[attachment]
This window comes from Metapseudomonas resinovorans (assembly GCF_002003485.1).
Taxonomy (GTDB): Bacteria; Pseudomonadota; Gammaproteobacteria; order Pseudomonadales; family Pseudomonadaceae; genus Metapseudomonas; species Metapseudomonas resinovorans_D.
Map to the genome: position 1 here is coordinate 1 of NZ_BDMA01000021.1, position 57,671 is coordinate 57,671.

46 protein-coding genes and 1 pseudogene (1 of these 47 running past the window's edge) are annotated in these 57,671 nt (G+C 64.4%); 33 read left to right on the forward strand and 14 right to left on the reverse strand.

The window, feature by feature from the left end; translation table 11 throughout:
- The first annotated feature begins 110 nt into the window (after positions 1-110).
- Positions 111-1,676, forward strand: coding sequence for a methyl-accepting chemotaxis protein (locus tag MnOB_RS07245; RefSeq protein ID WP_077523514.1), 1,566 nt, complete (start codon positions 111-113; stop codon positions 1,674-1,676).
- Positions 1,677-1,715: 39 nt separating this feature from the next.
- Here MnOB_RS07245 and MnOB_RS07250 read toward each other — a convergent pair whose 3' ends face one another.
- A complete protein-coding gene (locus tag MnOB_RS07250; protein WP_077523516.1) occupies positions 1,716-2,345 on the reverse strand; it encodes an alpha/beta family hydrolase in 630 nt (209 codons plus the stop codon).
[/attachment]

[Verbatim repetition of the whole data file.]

This window comes from Metapseudomonas resinovorans (assembly GCF_002003485.1).
Taxonomy (GTDB): Bacteria; Pseudomonadota; Gammaproteobacteria; order Pseudomonadales; family Pseudomonadaceae; genus Metapseudomonas; species Metapseudomonas resinovorans_D.
Map to the genome: position 1 here is coordinate 1 of NZ_BDMA01000021.1, position 57,671 is coordinate 57,671.

46 protein-coding genes and 1 pseudogene (1 of these 47 running past the window's edge) are annotated in these 57,671 nt (G+C 64.4%); 33 read left to right on the forward strand and 14 right to left on the reverse strand.

The window, feature by feature from the left end; translation table 11 throughout:
- The first annotated feature begins 110 nt into the window (after positions 1-110).
- Positions 111-1,676, forward strand: coding sequence for a methyl-accepting chemotaxis protein (locus tag MnOB_RS07245; RefSeq protein ID WP_077523514.1), 1,566 nt, complete (start codon positions 111-113; stop codon positions 1,674-1,676).
- Positions 1,677-1,715: 39 nt separating this feature from the next.
- Here MnOB_RS07245 and MnOB_RS07250 read toward each other — a convergent pair whose 3' ends face one another.
- A complete protein-coding gene (locus tag MnOB_RS07250; protein WP_077523516.1) occupies positions 1,716-2,345 on the reverse strand; it encodes an alpha/beta family hydrolase in 630 nt (209 codons plus the stop codon).